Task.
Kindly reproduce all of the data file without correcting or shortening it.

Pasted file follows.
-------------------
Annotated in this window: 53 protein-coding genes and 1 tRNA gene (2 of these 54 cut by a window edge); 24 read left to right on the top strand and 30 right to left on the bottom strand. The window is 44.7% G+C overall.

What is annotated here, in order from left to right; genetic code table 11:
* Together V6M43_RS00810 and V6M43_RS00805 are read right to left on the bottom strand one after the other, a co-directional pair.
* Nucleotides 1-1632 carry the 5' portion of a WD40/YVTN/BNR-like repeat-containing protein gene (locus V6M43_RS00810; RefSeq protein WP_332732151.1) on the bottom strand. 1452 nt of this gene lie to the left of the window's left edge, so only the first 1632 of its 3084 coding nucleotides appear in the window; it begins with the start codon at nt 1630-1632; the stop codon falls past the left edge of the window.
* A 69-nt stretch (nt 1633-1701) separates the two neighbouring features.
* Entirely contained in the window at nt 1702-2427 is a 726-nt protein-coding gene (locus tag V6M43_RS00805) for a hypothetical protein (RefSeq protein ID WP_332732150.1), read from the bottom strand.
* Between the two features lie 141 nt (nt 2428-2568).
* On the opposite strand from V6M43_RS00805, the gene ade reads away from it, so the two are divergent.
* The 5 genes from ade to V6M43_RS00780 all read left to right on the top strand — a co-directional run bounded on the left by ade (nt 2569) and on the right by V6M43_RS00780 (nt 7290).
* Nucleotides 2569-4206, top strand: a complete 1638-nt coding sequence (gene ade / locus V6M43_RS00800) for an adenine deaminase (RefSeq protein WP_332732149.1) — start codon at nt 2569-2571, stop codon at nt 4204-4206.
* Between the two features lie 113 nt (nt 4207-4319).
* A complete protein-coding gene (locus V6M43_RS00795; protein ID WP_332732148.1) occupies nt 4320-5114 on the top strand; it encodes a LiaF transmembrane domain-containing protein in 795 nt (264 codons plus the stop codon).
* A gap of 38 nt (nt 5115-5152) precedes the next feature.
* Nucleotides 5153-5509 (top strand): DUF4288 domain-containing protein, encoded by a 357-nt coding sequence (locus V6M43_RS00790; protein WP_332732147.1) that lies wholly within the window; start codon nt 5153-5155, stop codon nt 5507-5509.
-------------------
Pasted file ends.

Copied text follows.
Annotated in this window: 53 protein-coding genes and 1 tRNA gene (2 of these 54 cut by a window edge); 24 read left to right on the top strand and 30 right to left on the bottom strand. The window is 44.7% G+C overall.

What is annotated here, in order from left to right; genetic code table 11:
* Together V6M43_RS00810 and V6M43_RS00805 are read right to left on the bottom strand one after the other, a co-directional pair.
* Nucleotides 1-1632 carry the 5' portion of a WD40/YVTN/BNR-like repeat-containing protein gene (locus V6M43_RS00810; RefSeq protein WP_332732151.1) on the bottom strand. 1452 nt of this gene lie to the left of the window's left edge, so only the first 1632 of its 3084 coding nucleotides appear in the window; it begins with the start codon at nt 1630-1632; the stop codon falls past the left edge of the window.
* A 69-nt stretch (nt 1633-1701) separates the two neighbouring features.
* Entirely contained in the window at nt 1702-2427 is a 726-nt protein-coding gene (locus tag V6M43_RS00805) for a hypothetical protein (RefSeq protein ID WP_332732150.1), read from the bottom strand.
* Between the two features lie 141 nt (nt 2428-2568).
* On the opposite strand from V6M43_RS00805, the gene ade reads away from it, so the two are divergent.
* The 5 genes from ade to V6M43_RS00780 all read left to right on the top strand — a co-directional run bounded on the left by ade (nt 2569) and on the right by V6M43_RS00780 (nt 7290).
* Nucleotides 2569-4206, top strand: a complete 1638-nt coding sequence (gene ade / locus V6M43_RS00800) for an adenine deaminase (RefSeq protein WP_332732149.1) — start codon at nt 2569-2571, stop codon at nt 4204-4206.
* Between the two features lie 113 nt (nt 4207-4319).
* A complete protein-coding gene (locus V6M43_RS00795; protein ID WP_332732148.1) occupies nt 4320-5114 on the top strand; it encodes a LiaF transmembrane domain-containing protein in 795 nt (264 codons plus the stop codon).
* A gap of 38 nt (nt 5115-5152) precedes the next feature.
* Nucleotides 5153-5509 (top strand): DUF4288 domain-containing protein, encoded by a 357-nt coding sequence (locus V6M43_RS00790; protein WP_332732147.1) that lies wholly within the window; start codon nt 5153-5155, stop codon nt 5507-5509.